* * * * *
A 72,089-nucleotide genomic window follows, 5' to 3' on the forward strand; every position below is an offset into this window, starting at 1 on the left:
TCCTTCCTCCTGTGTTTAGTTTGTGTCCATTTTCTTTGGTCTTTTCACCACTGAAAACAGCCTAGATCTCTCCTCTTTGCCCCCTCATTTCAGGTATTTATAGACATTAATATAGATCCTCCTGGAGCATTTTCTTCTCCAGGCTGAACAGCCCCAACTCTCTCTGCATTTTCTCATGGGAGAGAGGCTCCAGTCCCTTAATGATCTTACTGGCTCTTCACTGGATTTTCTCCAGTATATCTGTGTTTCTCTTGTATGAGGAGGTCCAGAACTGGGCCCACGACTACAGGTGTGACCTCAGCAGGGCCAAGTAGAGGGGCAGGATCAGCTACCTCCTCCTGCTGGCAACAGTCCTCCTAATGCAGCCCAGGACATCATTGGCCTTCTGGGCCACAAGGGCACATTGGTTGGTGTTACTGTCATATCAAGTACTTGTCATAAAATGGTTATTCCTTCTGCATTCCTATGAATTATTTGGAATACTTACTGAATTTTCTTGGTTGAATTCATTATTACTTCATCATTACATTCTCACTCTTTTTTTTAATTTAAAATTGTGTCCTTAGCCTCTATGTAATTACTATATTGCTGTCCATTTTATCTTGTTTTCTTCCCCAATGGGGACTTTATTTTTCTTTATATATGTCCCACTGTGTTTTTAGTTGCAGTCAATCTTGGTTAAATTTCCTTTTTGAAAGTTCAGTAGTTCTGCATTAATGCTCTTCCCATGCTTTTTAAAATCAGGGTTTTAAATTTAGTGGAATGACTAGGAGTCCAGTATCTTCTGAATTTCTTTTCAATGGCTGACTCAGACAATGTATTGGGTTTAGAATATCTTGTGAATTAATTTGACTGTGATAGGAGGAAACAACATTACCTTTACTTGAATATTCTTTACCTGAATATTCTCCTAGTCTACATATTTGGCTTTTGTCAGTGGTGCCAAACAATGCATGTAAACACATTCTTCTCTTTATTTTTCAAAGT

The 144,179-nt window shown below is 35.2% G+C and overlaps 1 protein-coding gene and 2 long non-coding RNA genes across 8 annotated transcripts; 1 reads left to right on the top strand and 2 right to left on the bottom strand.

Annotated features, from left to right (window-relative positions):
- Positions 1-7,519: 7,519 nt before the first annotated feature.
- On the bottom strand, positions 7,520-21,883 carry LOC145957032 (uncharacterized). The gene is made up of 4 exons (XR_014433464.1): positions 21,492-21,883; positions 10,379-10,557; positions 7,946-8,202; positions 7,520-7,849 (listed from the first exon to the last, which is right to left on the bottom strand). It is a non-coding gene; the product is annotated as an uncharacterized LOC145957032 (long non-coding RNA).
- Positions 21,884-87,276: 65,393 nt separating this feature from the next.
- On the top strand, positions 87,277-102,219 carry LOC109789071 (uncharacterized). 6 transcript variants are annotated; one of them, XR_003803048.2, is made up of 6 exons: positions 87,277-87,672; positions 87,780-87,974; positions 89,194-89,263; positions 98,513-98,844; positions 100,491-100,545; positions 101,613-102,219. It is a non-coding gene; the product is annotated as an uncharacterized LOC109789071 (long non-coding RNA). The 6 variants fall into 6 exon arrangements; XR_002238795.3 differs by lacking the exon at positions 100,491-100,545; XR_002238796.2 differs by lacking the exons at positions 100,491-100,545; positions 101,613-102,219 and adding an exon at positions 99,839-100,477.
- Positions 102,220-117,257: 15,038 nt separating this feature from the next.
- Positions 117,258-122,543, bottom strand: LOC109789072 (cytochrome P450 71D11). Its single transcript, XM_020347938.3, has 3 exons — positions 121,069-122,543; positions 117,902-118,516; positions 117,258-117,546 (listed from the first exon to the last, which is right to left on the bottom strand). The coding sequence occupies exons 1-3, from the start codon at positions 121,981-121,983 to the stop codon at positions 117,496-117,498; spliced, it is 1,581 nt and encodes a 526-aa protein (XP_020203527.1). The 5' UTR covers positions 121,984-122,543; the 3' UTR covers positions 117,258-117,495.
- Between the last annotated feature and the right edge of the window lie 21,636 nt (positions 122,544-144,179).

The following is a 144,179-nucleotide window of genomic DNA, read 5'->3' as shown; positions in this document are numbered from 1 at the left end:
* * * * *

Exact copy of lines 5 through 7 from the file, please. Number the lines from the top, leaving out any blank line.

- Positions 1-7,519: 7,519 nt before the first annotated feature.
- On the bottom strand, positions 7,520-21,883 carry LOC145957032 (uncharacterized). The gene is made up of 4 exons (XR_014433464.1): positions 21,492-21,883; positions 10,379-10,557; positions 7,946-8,202; positions 7,520-7,849 (listed from the first exon to the last, which is right to left on the bottom strand). It is a non-coding gene; the product is annotated as an uncharacterized LOC145957032 (long non-coding RNA).
- Positions 21,884-87,276: 65,393 nt separating this feature from the next.